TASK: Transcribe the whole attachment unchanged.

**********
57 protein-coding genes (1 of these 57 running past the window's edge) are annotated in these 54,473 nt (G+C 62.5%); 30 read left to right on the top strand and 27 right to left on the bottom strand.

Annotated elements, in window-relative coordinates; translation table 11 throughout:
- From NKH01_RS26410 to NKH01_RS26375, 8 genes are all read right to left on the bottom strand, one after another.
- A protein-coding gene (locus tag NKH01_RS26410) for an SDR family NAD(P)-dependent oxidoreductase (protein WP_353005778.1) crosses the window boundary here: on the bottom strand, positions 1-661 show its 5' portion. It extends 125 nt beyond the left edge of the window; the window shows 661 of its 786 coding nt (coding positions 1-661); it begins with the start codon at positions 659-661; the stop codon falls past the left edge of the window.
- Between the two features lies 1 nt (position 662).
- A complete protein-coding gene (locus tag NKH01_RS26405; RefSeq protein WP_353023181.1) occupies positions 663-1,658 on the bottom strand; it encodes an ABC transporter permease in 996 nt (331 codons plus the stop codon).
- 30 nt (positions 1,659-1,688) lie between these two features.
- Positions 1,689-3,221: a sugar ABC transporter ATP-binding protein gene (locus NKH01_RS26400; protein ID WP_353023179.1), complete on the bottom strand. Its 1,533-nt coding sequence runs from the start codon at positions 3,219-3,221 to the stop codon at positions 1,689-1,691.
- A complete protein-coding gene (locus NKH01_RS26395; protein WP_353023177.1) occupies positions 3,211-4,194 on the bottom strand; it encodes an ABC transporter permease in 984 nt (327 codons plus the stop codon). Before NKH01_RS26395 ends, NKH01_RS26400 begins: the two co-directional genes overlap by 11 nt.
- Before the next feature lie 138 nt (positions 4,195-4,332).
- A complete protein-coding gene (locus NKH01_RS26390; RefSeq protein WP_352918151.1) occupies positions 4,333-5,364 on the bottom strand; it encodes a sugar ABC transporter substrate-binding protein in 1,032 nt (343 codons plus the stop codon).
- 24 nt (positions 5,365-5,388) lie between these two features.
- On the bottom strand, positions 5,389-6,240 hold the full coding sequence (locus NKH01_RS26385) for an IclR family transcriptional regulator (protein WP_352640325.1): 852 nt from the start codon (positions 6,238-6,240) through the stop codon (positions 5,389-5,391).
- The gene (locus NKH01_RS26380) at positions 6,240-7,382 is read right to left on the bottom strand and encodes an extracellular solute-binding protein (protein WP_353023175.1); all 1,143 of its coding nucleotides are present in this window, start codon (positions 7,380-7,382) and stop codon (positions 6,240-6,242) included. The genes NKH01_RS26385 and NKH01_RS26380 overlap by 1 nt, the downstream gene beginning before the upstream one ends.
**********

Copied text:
57 protein-coding genes (1 of these 57 running past the window's edge) are annotated in these 54,473 nt (G+C 62.5%); 30 read left to right on the top strand and 27 right to left on the bottom strand.

Annotated elements, in window-relative coordinates; translation table 11 throughout:
- From NKH01_RS26410 to NKH01_RS26375, 8 genes are all read right to left on the bottom strand, one after another.
- A protein-coding gene (locus tag NKH01_RS26410) for an SDR family NAD(P)-dependent oxidoreductase (protein WP_353005778.1) crosses the window boundary here: on the bottom strand, positions 1-661 show its 5' portion. It extends 125 nt beyond the left edge of the window; the window shows 661 of its 786 coding nt (coding positions 1-661); it begins with the start codon at positions 659-661; the stop codon falls past the left edge of the window.
- Between the two features lies 1 nt (position 662).
- A complete protein-coding gene (locus tag NKH01_RS26405; RefSeq protein WP_353023181.1) occupies positions 663-1,658 on the bottom strand; it encodes an ABC transporter permease in 996 nt (331 codons plus the stop codon).
- 30 nt (positions 1,659-1,688) lie between these two features.
- Positions 1,689-3,221: a sugar ABC transporter ATP-binding protein gene (locus NKH01_RS26400; protein ID WP_353023179.1), complete on the bottom strand. Its 1,533-nt coding sequence runs from the start codon at positions 3,219-3,221 to the stop codon at positions 1,689-1,691.
- A complete protein-coding gene (locus NKH01_RS26395; protein WP_353023177.1) occupies positions 3,211-4,194 on the bottom strand; it encodes an ABC transporter permease in 984 nt (327 codons plus the stop codon). Before NKH01_RS26395 ends, NKH01_RS26400 begins: the two co-directional genes overlap by 11 nt.
- Before the next feature lie 138 nt (positions 4,195-4,332).
- A complete protein-coding gene (locus NKH01_RS26390; RefSeq protein WP_352918151.1) occupies positions 4,333-5,364 on the bottom strand; it encodes a sugar ABC transporter substrate-binding protein in 1,032 nt (343 codons plus the stop codon).
- 24 nt (positions 5,365-5,388) lie between these two features.
- On the bottom strand, positions 5,389-6,240 hold the full coding sequence (locus NKH01_RS26385) for an IclR family transcriptional regulator (protein WP_352640325.1): 852 nt from the start codon (positions 6,238-6,240) through the stop codon (positions 5,389-5,391).
- The gene (locus NKH01_RS26380) at positions 6,240-7,382 is read right to left on the bottom strand and encodes an extracellular solute-binding protein (protein WP_353023175.1); all 1,143 of its coding nucleotides are present in this window, start codon (positions 7,380-7,382) and stop codon (positions 6,240-6,242) included. The genes NKH01_RS26385 and NKH01_RS26380 overlap by 1 nt, the downstream gene beginning before the upstream one ends.